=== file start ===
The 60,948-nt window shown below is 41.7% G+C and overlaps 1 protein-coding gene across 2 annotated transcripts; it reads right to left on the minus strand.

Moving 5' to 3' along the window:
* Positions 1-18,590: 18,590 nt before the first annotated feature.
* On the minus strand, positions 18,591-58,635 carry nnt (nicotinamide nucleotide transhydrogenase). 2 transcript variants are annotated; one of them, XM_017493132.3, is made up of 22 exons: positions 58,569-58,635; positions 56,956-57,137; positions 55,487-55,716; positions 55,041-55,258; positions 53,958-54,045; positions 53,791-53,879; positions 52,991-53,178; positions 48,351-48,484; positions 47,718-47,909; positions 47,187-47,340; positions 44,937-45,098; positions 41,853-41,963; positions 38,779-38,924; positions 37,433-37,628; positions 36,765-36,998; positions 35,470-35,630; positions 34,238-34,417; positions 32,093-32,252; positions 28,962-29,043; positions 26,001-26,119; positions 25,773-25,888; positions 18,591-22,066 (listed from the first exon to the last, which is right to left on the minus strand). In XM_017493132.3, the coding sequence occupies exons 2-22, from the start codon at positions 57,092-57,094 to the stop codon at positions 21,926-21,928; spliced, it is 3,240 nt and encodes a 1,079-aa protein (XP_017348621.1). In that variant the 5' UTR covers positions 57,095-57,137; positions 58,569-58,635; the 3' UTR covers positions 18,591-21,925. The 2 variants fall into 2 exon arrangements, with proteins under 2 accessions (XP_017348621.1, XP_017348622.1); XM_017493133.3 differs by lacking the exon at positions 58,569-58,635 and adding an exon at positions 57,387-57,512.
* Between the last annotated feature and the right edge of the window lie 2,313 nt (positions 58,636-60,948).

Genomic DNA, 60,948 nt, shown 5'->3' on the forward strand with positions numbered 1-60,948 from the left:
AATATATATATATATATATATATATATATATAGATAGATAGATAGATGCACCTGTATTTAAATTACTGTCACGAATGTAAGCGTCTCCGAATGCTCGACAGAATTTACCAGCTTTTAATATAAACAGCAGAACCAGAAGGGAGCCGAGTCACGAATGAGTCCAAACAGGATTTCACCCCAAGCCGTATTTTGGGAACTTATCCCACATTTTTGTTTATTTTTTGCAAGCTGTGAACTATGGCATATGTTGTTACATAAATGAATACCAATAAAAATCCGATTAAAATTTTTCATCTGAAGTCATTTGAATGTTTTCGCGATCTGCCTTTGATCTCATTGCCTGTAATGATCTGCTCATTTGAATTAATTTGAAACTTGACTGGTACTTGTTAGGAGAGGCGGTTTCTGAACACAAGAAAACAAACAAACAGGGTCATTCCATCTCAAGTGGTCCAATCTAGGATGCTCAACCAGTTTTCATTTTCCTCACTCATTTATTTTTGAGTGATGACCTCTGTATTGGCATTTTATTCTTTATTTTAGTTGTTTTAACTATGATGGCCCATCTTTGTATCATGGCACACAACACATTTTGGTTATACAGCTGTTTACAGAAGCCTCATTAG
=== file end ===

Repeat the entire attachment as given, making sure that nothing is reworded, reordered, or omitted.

The 60,948-nt window shown below is 41.7% G+C and overlaps 1 protein-coding gene across 2 annotated transcripts; it reads right to left on the minus strand.

Moving 5' to 3' along the window:
* Positions 1-18,590: 18,590 nt before the first annotated feature.
* On the minus strand, positions 18,591-58,635 carry nnt (nicotinamide nucleotide transhydrogenase). 2 transcript variants are annotated; one of them, XM_017493132.3, is made up of 22 exons: positions 58,569-58,635; positions 56,956-57,137; positions 55,487-55,716; positions 55,041-55,258; positions 53,958-54,045; positions 53,791-53,879; positions 52,991-53,178; positions 48,351-48,484; positions 47,718-47,909; positions 47,187-47,340; positions 44,937-45,098; positions 41,853-41,963; positions 38,779-38,924; positions 37,433-37,628; positions 36,765-36,998; positions 35,470-35,630; positions 34,238-34,417; positions 32,093-32,252; positions 28,962-29,043; positions 26,001-26,119; positions 25,773-25,888; positions 18,591-22,066 (listed from the first exon to the last, which is right to left on the minus strand). In XM_017493132.3, the coding sequence occupies exons 2-22, from the start codon at positions 57,092-57,094 to the stop codon at positions 21,926-21,928; spliced, it is 3,240 nt and encodes a 1,079-aa protein (XP_017348621.1). In that variant the 5' UTR covers positions 57,095-57,137; positions 58,569-58,635; the 3' UTR covers positions 18,591-21,925. The 2 variants fall into 2 exon arrangements, with proteins under 2 accessions (XP_017348621.1, XP_017348622.1); XM_017493133.3 differs by lacking the exon at positions 58,569-58,635 and adding an exon at positions 57,387-57,512.
* Between the last annotated feature and the right edge of the window lie 2,313 nt (positions 58,636-60,948).

Genomic DNA, 60,948 nt, shown 5'->3' on the forward strand with positions numbered 1-60,948 from the left:
AATATATATATATATATATATATATATATATAGATAGATAGATAGATGCACCTGTATTTAAATTACTGTCACGAATGTAAGCGTCTCCGAATGCTCGACAGAATTTACCAGCTTTTAATATAAACAGCAGAACCAGAAGGGAGCCGAGTCACGAATGAGTCCAAACAGGATTTCACCCCAAGCCGTATTTTGGGAACTTATCCCACATTTTTGTTTATTTTTTGCAAGCTGTGAACTATGGCATATGTTGTTACATAAATGAATACCAATAAAAATCCGATTAAAATTTTTCATCTGAAGTCATTTGAATGTTTTCGCGATCTGCCTTTGATCTCATTGCCTGTAATGATCTGCTCATTTGAATTAATTTGAAACTTGACTGGTACTTGTTAGGAGAGGCGGTTTCTGAACACAAGAAAACAAACAAACAGGGTCATTCCATCTCAAGTGGTCCAATCTAGGATGCTCAACCAGTTTTCATTTTCCTCACTCATTTATTTTTGAGTGATGACCTCTGTATTGGCATTTTATTCTTTATTTTAGTTGTTTTAACTATGATGGCCCATCTTTGTATCATGGCACACAACACATTTTGGTTATACAGCTGTTTACAGAAGCCTCATTAG